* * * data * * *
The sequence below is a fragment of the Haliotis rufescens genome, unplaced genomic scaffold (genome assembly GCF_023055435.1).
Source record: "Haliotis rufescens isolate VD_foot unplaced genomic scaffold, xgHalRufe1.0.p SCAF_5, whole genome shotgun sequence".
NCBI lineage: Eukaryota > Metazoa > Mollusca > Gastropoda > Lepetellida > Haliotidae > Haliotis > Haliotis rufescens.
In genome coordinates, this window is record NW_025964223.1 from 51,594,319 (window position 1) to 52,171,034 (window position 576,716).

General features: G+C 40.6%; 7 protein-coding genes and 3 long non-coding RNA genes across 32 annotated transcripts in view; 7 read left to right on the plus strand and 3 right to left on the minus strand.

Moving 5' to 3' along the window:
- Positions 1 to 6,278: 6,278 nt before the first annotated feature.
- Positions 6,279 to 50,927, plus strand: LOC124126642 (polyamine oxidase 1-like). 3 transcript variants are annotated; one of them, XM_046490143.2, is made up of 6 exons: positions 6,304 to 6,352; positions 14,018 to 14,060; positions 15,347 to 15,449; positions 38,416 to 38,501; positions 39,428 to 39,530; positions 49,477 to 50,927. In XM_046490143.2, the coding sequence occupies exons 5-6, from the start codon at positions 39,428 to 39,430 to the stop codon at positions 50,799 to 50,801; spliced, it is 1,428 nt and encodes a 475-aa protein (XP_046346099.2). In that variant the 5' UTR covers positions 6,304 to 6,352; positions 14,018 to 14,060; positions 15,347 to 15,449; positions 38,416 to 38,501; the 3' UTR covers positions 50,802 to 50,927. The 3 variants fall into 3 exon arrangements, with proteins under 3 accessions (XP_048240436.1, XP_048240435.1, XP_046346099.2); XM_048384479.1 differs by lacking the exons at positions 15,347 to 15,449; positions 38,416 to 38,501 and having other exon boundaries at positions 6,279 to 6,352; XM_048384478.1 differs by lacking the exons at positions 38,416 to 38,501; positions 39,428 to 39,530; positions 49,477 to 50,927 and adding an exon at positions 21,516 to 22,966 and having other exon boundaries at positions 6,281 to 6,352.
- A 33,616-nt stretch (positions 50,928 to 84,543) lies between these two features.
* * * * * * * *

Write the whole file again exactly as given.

The sequence below is a fragment of the Haliotis rufescens genome, unplaced genomic scaffold (genome assembly GCF_023055435.1).
Source record: "Haliotis rufescens isolate VD_foot unplaced genomic scaffold, xgHalRufe1.0.p SCAF_5, whole genome shotgun sequence".
NCBI lineage: Eukaryota > Metazoa > Mollusca > Gastropoda > Lepetellida > Haliotidae > Haliotis > Haliotis rufescens.
In genome coordinates, this window is record NW_025964223.1 from 51,594,319 (window position 1) to 52,171,034 (window position 576,716).

General features: G+C 40.6%; 7 protein-coding genes and 3 long non-coding RNA genes across 32 annotated transcripts in view; 7 read left to right on the plus strand and 3 right to left on the minus strand.

Moving 5' to 3' along the window:
- Positions 1 to 6,278: 6,278 nt before the first annotated feature.
- Positions 6,279 to 50,927, plus strand: LOC124126642 (polyamine oxidase 1-like). 3 transcript variants are annotated; one of them, XM_046490143.2, is made up of 6 exons: positions 6,304 to 6,352; positions 14,018 to 14,060; positions 15,347 to 15,449; positions 38,416 to 38,501; positions 39,428 to 39,530; positions 49,477 to 50,927. In XM_046490143.2, the coding sequence occupies exons 5-6, from the start codon at positions 39,428 to 39,430 to the stop codon at positions 50,799 to 50,801; spliced, it is 1,428 nt and encodes a 475-aa protein (XP_046346099.2). In that variant the 5' UTR covers positions 6,304 to 6,352; positions 14,018 to 14,060; positions 15,347 to 15,449; positions 38,416 to 38,501; the 3' UTR covers positions 50,802 to 50,927. The 3 variants fall into 3 exon arrangements, with proteins under 3 accessions (XP_048240436.1, XP_048240435.1, XP_046346099.2); XM_048384479.1 differs by lacking the exons at positions 15,347 to 15,449; positions 38,416 to 38,501 and having other exon boundaries at positions 6,279 to 6,352; XM_048384478.1 differs by lacking the exons at positions 38,416 to 38,501; positions 39,428 to 39,530; positions 49,477 to 50,927 and adding an exon at positions 21,516 to 22,966 and having other exon boundaries at positions 6,281 to 6,352.
- A 33,616-nt stretch (positions 50,928 to 84,543) lies between these two features.